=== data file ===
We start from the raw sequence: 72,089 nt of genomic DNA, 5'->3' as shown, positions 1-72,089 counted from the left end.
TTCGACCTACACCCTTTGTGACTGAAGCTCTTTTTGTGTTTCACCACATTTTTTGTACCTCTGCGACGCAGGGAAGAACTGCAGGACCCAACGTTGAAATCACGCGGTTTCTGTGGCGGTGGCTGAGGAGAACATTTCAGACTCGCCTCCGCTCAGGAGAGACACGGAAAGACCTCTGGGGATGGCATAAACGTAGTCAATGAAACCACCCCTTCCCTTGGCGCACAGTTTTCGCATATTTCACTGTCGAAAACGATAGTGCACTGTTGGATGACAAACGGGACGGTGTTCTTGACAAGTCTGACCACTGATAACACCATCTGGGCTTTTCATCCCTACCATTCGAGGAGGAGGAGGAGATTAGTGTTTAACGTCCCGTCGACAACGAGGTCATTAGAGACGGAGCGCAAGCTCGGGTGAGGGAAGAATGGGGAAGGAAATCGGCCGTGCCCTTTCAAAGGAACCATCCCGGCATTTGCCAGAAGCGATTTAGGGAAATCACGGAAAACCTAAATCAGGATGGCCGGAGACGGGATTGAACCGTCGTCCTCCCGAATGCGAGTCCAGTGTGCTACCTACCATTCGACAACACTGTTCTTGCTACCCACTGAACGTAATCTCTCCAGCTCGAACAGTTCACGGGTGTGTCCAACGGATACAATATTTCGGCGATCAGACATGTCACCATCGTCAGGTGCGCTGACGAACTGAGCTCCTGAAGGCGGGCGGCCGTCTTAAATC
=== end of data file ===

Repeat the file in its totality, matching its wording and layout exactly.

We start from the raw sequence: 72,089 nt of genomic DNA, 5'->3' as shown, positions 1-72,089 counted from the left end.
TTCGACCTACACCCTTTGTGACTGAAGCTCTTTTTGTGTTTCACCACATTTTTTGTACCTCTGCGACGCAGGGAAGAACTGCAGGACCCAACGTTGAAATCACGCGGTTTCTGTGGCGGTGGCTGAGGAGAACATTTCAGACTCGCCTCCGCTCAGGAGAGACACGGAAAGACCTCTGGGGATGGCATAAACGTAGTCAATGAAACCACCCCTTCCCTTGGCGCACAGTTTTCGCATATTTCACTGTCGAAAACGATAGTGCACTGTTGGATGACAAACGGGACGGTGTTCTTGACAAGTCTGACCACTGATAACACCATCTGGGCTTTTCATCCCTACCATTCGAGGAGGAGGAGGAGATTAGTGTTTAACGTCCCGTCGACAACGAGGTCATTAGAGACGGAGCGCAAGCTCGGGTGAGGGAAGAATGGGGAAGGAAATCGGCCGTGCCCTTTCAAAGGAACCATCCCGGCATTTGCCAGAAGCGATTTAGGGAAATCACGGAAAACCTAAATCAGGATGGCCGGAGACGGGATTGAACCGTCGTCCTCCCGAATGCGAGTCCAGTGTGCTACCTACCATTCGACAACACTGTTCTTGCTACCCACTGAACGTAATCTCTCCAGCTCGAACAGTTCACGGGTGTGTCCAACGGATACAATATTTCGGCGATCAGACATGTCACCATCGTCAGGTGCGCTGACGAACTGAGCTCCTGAAGGCGGGCGGCCGTCTTAAATC